FOM: Hersh's fingers

Reuben Hersh rhersh at
Sat Feb 28 14:46:17 EST 1998

On Fri, 27 Feb 1998 steel at wrote:

> Reuben Hersh writes:
>   So the natural numbers as describing physical objects
> are not the same as the natural numbers in pure mathematics. 
> The fact that I have five fingers on my left hand is an empirical
> observation.  "Five" in that usage is an adjective.  There is no
> conceptual difficulty there, any more than in saying my fingers are long
> or short.
>        "Five" is indeed an adjective here, but it does not express a
> property of fingers, as does "short". It expresses a property of a certain
> SET of fingers . Frege discusses this very clearly in "Grundlagen
> der Arithmetik". Perhaps one reason logicians and foundations specialists
> are shocked by Hersh's views (as I confess I am) is that they are so well-
> publicized despite the fact that they are shot through with such
> elementary blunders.
> John Steel
Dear Professor Steel,

Thank you for responding to my posting.
I wrote, and you quote me correctly, that there is no conceptual 
difficulty in saying the fingers on my left hand (or the toes on
your left foot, if you prefer) are five.  This is just an empirical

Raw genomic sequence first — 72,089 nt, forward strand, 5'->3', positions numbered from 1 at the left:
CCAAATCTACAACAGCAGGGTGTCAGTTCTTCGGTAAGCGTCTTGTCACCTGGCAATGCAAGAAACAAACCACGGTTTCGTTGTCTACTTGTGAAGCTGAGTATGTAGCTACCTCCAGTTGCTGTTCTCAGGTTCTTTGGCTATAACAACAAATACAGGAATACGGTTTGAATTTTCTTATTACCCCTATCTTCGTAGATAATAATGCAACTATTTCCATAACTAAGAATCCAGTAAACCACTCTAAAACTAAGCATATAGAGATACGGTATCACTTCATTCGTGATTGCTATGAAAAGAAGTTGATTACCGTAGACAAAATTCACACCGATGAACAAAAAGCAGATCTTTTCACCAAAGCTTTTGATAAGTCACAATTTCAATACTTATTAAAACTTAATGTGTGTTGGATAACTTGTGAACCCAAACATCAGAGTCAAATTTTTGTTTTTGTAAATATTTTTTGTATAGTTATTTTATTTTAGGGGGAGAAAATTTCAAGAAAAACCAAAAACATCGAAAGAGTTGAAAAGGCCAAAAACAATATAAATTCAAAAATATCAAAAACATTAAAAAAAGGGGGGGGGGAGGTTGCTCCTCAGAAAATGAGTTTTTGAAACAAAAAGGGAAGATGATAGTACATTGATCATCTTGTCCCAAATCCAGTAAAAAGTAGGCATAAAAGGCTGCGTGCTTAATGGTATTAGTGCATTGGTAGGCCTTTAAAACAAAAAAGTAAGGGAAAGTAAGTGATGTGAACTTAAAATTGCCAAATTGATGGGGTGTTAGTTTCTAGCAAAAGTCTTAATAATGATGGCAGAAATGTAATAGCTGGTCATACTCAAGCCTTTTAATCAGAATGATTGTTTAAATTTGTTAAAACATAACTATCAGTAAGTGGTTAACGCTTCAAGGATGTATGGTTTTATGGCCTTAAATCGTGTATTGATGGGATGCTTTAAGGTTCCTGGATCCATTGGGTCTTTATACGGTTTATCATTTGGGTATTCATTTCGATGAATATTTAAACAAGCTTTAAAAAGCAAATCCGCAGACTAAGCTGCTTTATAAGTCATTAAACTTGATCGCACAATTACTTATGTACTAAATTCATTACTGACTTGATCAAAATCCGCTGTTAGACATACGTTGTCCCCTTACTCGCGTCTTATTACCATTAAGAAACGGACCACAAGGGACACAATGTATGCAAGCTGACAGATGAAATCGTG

observation, no more obscure than saying my fingers or your
toes are long or short.  You are shocked at this elementary blunder.

There is no blunder here, elementary or advanced, unless you really
maintain that saying we have five fingers or toes
involves some conceptual difficulty.  By saying that this simple remark
is just as simple as saying your toes or my fingers are short, I
was of course by no means saying that "five" applies separately and
individually to each toe or finger!  I think this bit of everyday
logic was well understood centuries before Frege wrote it up.

Why don't you respond to the serious point I was making?
Some people say that five is an empirical, physical entity, because
it applies to *the set of your toes*  and *the set of my fingers.*  Some 
say, with equal or greater force, that five is an abstraction, part of an 
abstract theory.  I claim to resolve this contradiction by showing that  
"five" has two distinct but related meanings, one empirical, and
one in the so-called "abstract theory" (which is  real and
resides in our collective thinking.)

Korner advanced this distinction in his *Philosophy of Math,* maybe
you would find it more digestible there.

As far as my being publicized, I apologize for that.  I
didn't mean to irritate anyone.

Reuben Hersh

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